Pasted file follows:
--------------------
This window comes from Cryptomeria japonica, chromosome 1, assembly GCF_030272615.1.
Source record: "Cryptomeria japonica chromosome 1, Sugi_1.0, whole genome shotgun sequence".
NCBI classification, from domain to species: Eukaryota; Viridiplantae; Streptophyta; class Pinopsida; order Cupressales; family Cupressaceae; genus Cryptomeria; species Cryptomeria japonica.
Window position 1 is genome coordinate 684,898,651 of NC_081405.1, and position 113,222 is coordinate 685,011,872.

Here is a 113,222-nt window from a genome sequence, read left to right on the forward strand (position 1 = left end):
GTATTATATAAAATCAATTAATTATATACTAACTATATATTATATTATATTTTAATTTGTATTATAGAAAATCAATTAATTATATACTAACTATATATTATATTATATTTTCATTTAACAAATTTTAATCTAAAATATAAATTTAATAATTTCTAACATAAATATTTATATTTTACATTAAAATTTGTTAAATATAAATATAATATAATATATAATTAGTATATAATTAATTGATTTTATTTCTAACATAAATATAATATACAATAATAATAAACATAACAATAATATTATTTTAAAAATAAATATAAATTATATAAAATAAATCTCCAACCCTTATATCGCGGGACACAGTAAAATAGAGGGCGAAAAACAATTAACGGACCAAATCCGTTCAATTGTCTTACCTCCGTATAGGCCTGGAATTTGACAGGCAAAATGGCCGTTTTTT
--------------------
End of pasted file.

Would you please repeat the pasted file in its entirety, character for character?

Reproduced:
This window comes from Cryptomeria japonica, chromosome 1, assembly GCF_030272615.1.
Source record: "Cryptomeria japonica chromosome 1, Sugi_1.0, whole genome shotgun sequence".
NCBI classification, from domain to species: Eukaryota; Viridiplantae; Streptophyta; class Pinopsida; order Cupressales; family Cupressaceae; genus Cryptomeria; species Cryptomeria japonica.
Window position 1 is genome coordinate 684,898,651 of NC_081405.1, and position 113,222 is coordinate 685,011,872.

Here is a 113,222-nt window from a genome sequence, read left to right on the forward strand (position 1 = left end):
GTATTATATAAAATCAATTAATTATATACTAACTATATATTATATTATATTTTAATTTGTATTATAGAAAATCAATTAATTATATACTAACTATATATTATATTATATTTTCATTTAACAAATTTTAATCTAAAATATAAATTTAATAATTTCTAACATAAATATTTATATTTTACATTAAAATTTGTTAAATATAAATATAATATAATATATAATTAGTATATAATTAATTGATTTTATTTCTAACATAAATATAATATACAATAATAATAAACATAACAATAATATTATTTTAAAAATAAATATAAATTATATAAAATAAATCTCCAACCCTTATATCGCGGGACACAGTAAAATAGAGGGCGAAAAACAATTAACGGACCAAATCCGTTCAATTGTCTTACCTCCGTATAGGCCTGGAATTTGACAGGCAAAATGGCCGTTTTTT